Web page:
A monoclonal antibody targeting the CCR5 receptor on T cells maintained HIV suppression in people who switched from oral combination antiretroviral therapy in a mid-stage study, paving the way for a larger Phase III clinical trial, according to a press release issued by CytoDyn.
The company also announced this week that the Food and Drug Administration (FDA) has granted fast-track status for leronlimab, formerly known as PRO 140, as a treatment for hard-to-treat triple-negative breast cancer that expresses CCR5.
Leronlimab for HIV
HIV uses the CD4 receptor on T cells plus a second coreceptor—either CCR5 or CXCR4—to enter cells. An estimated 70% of people with HIV and up to 90% of those with a recent diagnosis have virus that uses CCR5. The oral entry inhibitor Selzentry (maraviroc) also works by blocking CCR5. There is currently only one monoclonal antibody used to treat HIV, the recently approved CD4 blocker Trogarzo (ibalizumab).
For several years now, CytoDyn has been presenting results from studies of leronlimab at scientific conferences—and in numerous press releases—as it makes its way through the clinical trials process.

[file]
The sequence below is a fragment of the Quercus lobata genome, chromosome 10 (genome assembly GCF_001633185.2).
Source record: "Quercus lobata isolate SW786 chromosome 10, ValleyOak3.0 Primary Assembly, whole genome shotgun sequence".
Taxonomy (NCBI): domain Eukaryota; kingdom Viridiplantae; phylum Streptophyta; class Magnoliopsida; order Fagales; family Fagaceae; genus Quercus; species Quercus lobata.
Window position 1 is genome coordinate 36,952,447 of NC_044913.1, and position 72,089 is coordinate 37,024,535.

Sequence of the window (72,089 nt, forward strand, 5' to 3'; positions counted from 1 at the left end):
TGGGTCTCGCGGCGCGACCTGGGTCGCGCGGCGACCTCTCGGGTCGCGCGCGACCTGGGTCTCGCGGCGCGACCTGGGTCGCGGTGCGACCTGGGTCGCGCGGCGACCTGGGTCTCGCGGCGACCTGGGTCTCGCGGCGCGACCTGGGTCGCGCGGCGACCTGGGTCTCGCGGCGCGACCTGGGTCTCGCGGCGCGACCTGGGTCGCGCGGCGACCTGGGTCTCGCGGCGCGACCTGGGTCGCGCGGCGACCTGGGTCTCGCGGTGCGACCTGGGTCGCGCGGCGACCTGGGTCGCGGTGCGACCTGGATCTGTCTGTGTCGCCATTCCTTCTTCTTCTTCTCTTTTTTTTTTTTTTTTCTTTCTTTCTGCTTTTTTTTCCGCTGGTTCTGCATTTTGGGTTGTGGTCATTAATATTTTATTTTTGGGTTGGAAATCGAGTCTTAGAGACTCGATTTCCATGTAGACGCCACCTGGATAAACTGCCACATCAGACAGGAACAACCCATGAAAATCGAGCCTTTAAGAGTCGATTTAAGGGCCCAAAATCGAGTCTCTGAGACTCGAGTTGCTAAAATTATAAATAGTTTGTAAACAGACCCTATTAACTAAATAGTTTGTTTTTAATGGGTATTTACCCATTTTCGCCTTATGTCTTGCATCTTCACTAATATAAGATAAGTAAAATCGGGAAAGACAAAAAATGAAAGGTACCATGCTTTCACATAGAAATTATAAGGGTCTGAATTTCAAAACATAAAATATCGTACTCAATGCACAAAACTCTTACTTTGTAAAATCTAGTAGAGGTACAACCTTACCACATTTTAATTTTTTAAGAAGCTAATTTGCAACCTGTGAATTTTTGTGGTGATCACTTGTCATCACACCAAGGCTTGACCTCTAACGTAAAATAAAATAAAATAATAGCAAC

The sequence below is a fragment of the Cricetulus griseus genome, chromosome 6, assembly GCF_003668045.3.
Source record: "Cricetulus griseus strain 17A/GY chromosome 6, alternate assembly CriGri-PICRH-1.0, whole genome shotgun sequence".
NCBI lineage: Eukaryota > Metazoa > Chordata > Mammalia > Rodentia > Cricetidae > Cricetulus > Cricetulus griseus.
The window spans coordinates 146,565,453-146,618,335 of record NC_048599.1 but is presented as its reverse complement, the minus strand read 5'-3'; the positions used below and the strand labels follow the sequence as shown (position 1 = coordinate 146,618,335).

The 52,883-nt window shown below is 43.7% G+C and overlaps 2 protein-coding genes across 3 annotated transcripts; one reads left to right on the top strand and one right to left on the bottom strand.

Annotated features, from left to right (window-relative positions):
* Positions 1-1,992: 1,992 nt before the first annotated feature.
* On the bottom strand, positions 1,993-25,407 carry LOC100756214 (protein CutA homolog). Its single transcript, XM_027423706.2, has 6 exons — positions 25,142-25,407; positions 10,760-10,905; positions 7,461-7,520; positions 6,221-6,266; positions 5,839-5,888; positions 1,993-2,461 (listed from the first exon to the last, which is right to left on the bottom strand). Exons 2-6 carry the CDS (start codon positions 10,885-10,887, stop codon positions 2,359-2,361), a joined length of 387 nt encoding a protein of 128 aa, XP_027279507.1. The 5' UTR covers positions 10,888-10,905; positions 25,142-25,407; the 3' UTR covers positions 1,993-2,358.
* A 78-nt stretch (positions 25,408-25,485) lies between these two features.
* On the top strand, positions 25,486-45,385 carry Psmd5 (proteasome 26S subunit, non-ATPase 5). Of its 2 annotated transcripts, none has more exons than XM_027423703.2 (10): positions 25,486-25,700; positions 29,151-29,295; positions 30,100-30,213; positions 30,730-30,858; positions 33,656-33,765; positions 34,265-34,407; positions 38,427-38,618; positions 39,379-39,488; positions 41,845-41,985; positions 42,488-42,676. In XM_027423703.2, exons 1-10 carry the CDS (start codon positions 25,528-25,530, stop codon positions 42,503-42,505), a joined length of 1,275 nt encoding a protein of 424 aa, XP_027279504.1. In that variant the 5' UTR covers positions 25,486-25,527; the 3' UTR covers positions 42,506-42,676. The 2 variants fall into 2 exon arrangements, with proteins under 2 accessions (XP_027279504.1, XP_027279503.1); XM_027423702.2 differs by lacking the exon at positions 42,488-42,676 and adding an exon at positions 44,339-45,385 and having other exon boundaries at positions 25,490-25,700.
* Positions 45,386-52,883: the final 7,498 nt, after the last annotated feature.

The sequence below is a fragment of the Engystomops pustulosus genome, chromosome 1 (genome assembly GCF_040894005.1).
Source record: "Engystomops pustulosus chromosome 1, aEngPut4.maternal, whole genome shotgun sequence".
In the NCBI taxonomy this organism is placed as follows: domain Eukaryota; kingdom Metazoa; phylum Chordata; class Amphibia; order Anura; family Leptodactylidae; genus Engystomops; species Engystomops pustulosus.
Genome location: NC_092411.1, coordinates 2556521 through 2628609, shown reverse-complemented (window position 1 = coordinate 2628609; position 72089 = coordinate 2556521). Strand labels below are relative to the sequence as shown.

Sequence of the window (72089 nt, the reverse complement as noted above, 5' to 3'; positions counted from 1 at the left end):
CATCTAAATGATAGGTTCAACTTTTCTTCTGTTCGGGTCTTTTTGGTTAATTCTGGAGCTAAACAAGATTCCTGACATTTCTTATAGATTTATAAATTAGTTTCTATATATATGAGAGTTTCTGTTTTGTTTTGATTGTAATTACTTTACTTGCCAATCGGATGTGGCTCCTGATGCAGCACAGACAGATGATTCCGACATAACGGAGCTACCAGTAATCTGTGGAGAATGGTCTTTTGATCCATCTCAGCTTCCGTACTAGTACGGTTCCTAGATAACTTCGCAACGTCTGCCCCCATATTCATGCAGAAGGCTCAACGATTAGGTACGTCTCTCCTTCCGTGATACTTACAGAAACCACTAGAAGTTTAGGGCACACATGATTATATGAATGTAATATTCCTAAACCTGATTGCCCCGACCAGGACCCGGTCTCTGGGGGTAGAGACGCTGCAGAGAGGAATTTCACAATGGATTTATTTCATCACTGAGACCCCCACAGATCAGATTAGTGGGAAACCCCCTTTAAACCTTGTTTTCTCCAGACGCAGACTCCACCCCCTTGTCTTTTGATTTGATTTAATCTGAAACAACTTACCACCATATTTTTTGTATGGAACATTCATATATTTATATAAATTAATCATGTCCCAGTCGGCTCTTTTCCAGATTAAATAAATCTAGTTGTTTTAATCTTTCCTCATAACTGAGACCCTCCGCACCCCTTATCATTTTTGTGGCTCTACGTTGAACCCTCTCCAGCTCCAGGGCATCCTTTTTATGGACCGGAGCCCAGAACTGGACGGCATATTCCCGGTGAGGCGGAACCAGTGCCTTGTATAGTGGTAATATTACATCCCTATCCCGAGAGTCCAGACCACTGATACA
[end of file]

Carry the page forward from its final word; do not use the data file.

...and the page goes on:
After an early study showed that a single IV infusion of leronlimab had potent antiviral activity, scientists developed a new formulation that could be given by subcutaneous injection once weekly, allowing for self-administration.
A Phase IIb study evaluated leronlimab as weekly maintenance therapy for people who had achieved viral suppression using a standard oral combination antiretroviral regimen. They stopped their current antiretrovirals a week after starting leronlimab.
In 2016, researchers reported that leronlimab maintenance monotherapy kept viral load undetectable for more than a year in about a third of people with CCR5-using virus. Follow-up continued, and updated findings the following year showed that among those with viral suppression who stayed on leronlimab, 63% still had undetectable virus at two years.
CytoDyn announced this week that it now has enough data to more precisely design a pivotal Phase III trial to support a maintenance monotherapy indication for leronlimab. Researchers have confirmed that the half-life of the antibody is longer than previously believed—10 days rather than three days. In order to reduce the risk of viral rebound when switching from oral antiretrovirals to leronlimab, the new protocol calls for the antibody to overlap with the existing regimen for a month instead of a week.
However, the real unmet need in HIV treatment is for people who have developed resistance to most or all available antiretrovirals and have few remaining treatment options.
Another study evaluated leronlimab in people who had a detectable viral load during the three months prior to enrollment and resistance to at least two antiretroviral drug classes. In the first part of this Phase IIb/III trial, 52 participants were randomly assigned to receive a single injection of leronlimab or a placebo in addition to their current failing regimen.